For over 80 years, Texas A&M students have been singing “Goodbye to Texas university, So long to the orange and the white” during the Aggie War Hymn. On Sunday, they do just that when they officially become members of the SEC. The move has been criticized more than any other conference change over the last two years. A&M claims the move was made for increased visibility and stability, but there are clearly other reasons the Aggies are willing to gamble on a move to college football’s toughest conference.
The media reported that Texas A&M has an “inferiority complex” to the University of Texas, and that it was the main catalyst for the conference switch (coincidentally most of this was by the company that recently invested $300 million on the Longhorn’s success). Many in the media also claimed that A&M was tired of getting beat and they were running away from their in-state rivals, citing the series record which Texas leads 76-37 (the series is split 15-15 over the last 30 years). It is true that A&M hasn’t had as much success nationally as their counterparts in Austin recently, but it can hardly be called “running away from the competition” when they are joining the conference that has won the last 6 national titles, 4 of those coming from the West division that the Aggies will be a part of.
The Aggies’ biggest risk is the belief the SEC will help them compete with the Longhorns and Sooners for the top Texas talent. They believe recruits will want to stay in Texas and compete in the best conference in the country. Signing day is well over 7 months away, but progress is being felt already; Rivals.com currently has A&M as the #3 ranked 2013 class in the nation behind Michigan and Alabama.
The Aggies are far too crazy for the Big 12, they are what could be called “SEC crazy.” Like most SEC fan bases, Aggies take their football seriously. They take pride in carrying on the traditions that make the school unique. When an Aggie begins a speech, they will open with a “Howdy” and end with a “Gig Em.” The Aggie War Hymn and it’s Sawing Varsity’s Horns Off is a staple of every Aggie wedding. When anything “good-bull” (pro-Aggie) happens, a “Whoop” is loudly yelled in approval (even in church). Want to get an Aggie on an angry rant? Ask about the infamous bevel T. Few fan-bases can compare to the craziness, passion, and loyalty that Aggies show, and most of the ones who can are in the SEC.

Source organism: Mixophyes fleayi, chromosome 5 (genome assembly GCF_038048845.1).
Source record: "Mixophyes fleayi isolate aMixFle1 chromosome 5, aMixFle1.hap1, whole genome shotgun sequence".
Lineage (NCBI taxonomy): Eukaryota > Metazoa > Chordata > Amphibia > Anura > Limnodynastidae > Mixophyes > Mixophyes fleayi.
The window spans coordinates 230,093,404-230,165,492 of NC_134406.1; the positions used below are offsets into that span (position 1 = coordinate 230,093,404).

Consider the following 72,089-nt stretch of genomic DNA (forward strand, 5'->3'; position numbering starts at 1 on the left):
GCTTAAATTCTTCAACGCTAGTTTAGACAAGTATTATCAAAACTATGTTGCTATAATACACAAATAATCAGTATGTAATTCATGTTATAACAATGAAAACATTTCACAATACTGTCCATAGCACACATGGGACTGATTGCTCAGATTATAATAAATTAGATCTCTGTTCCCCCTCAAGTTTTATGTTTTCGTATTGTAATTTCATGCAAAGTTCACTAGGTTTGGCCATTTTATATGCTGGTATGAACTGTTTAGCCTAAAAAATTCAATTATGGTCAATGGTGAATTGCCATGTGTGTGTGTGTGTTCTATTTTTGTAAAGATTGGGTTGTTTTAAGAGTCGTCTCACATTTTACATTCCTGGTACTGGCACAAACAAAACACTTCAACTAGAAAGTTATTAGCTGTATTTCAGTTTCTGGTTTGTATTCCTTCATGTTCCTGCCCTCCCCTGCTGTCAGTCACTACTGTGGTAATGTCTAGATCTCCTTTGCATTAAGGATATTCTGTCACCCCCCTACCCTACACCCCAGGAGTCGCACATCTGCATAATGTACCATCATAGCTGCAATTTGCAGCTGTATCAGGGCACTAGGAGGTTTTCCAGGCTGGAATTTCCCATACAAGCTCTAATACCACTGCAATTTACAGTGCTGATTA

Of the countless sport traditions that the Texas Aggies have, they take the most pride in is being the 12th Man and Kyle Field. Even though it was the second biggest in the Big 12, not many fans would disagree that it was by far the loudest in the conference. Aggies want to show off Kyle Field to fans that travel. When Baylor visited Kyle Field in 2011 in the midst of their best season ever, they sold 830 of their 3850 ticket allotment. In contrast, 20,000 LSU fans have already requested tickets from their allotment to the 2012 game. Kyle Field deserves to be in a conference with the likes of Bryant-Denny, The Swamp, and Tigers Stadium; not Kansas Memorial Stadium and Floyd Casey Stadium that are only manage 50,000 fans if the visiting team brings half of them.
And then there’s the money, lots and lots of money. Teams in the Big 12 are set to make $20 million a year when their new TV contracts kick in, just over the $19.5 million SEC schools made following the 2010-2011 school year. The SEC schools’ payouts are expected to increase after the conference renegotiates the rights with ESPN and CBS. The real money will come when the long rumored SEC network is launched, which some believe could be worth as much as $1 billion a year for the conference.
Texas A&M President R Bowen Loftin frequently refers to the move to the SEC as a “100 year” decision. The decision was made carefully after considering all the possible outcomes. In the end, the pros outweighed the cons, and the chance at greatness outweighed the risk of obscurity. An opportunity that was too good to pass up.